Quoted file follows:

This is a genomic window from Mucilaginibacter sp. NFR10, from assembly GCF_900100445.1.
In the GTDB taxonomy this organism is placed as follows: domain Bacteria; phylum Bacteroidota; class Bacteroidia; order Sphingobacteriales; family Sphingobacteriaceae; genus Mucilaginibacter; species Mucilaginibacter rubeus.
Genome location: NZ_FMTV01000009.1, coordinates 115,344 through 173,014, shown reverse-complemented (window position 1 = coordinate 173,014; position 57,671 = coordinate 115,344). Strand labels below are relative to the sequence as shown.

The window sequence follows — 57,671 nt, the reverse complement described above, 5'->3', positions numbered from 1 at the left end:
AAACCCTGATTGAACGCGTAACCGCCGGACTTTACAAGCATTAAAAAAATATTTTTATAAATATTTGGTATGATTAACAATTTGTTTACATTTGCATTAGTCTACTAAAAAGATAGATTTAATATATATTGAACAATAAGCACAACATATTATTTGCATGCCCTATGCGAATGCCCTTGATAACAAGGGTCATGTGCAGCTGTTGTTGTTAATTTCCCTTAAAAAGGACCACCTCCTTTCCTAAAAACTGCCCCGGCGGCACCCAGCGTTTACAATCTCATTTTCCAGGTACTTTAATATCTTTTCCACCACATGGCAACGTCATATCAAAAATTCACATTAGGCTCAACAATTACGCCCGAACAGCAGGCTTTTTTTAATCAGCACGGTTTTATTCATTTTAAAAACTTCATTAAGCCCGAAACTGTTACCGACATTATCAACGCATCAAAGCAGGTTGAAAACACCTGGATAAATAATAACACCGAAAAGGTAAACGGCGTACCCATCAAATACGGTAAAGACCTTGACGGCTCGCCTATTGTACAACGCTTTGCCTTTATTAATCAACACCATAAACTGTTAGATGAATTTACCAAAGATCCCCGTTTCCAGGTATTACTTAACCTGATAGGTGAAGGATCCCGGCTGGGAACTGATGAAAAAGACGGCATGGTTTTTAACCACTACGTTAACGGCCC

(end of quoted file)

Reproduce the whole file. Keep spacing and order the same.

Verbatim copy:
This is a genomic window from Mucilaginibacter sp. NFR10, from assembly GCF_900100445.1.
In the GTDB taxonomy this organism is placed as follows: domain Bacteria; phylum Bacteroidota; class Bacteroidia; order Sphingobacteriales; family Sphingobacteriaceae; genus Mucilaginibacter; species Mucilaginibacter rubeus.
Genome location: NZ_FMTV01000009.1, coordinates 115,344 through 173,014, shown reverse-complemented (window position 1 = coordinate 173,014; position 57,671 = coordinate 115,344). Strand labels below are relative to the sequence as shown.

The window sequence follows — 57,671 nt, the reverse complement described above, 5'->3', positions numbered from 1 at the left end:
AAACCCTGATTGAACGCGTAACCGCCGGACTTTACAAGCATTAAAAAAATATTTTTATAAATATTTGGTATGATTAACAATTTGTTTACATTTGCATTAGTCTACTAAAAAGATAGATTTAATATATATTGAACAATAAGCACAACATATTATTTGCATGCCCTATGCGAATGCCCTTGATAACAAGGGTCATGTGCAGCTGTTGTTGTTAATTTCCCTTAAAAAGGACCACCTCCTTTCCTAAAAACTGCCCCGGCGGCACCCAGCGTTTACAATCTCATTTTCCAGGTACTTTAATATCTTTTCCACCACATGGCAACGTCATATCAAAAATTCACATTAGGCTCAACAATTACGCCCGAACAGCAGGCTTTTTTTAATCAGCACGGTTTTATTCATTTTAAAAACTTCATTAAGCCCGAAACTGTTACCGACATTATCAACGCATCAAAGCAGGTTGAAAACACCTGGATAAATAATAACACCGAAAAGGTAAACGGCGTACCCATCAAATACGGTAAAGACCTTGACGGCTCGCCTATTGTACAACGCTTTGCCTTTATTAATCAACACCATAAACTGTTAGATGAATTTACCAAAGATCCCCGTTTCCAGGTATTACTTAACCTGATAGGTGAAGGATCCCGGCTGGGAACTGATGAAAAAGACGGCATGGTTTTTAACCACTACGTTAACGGCCC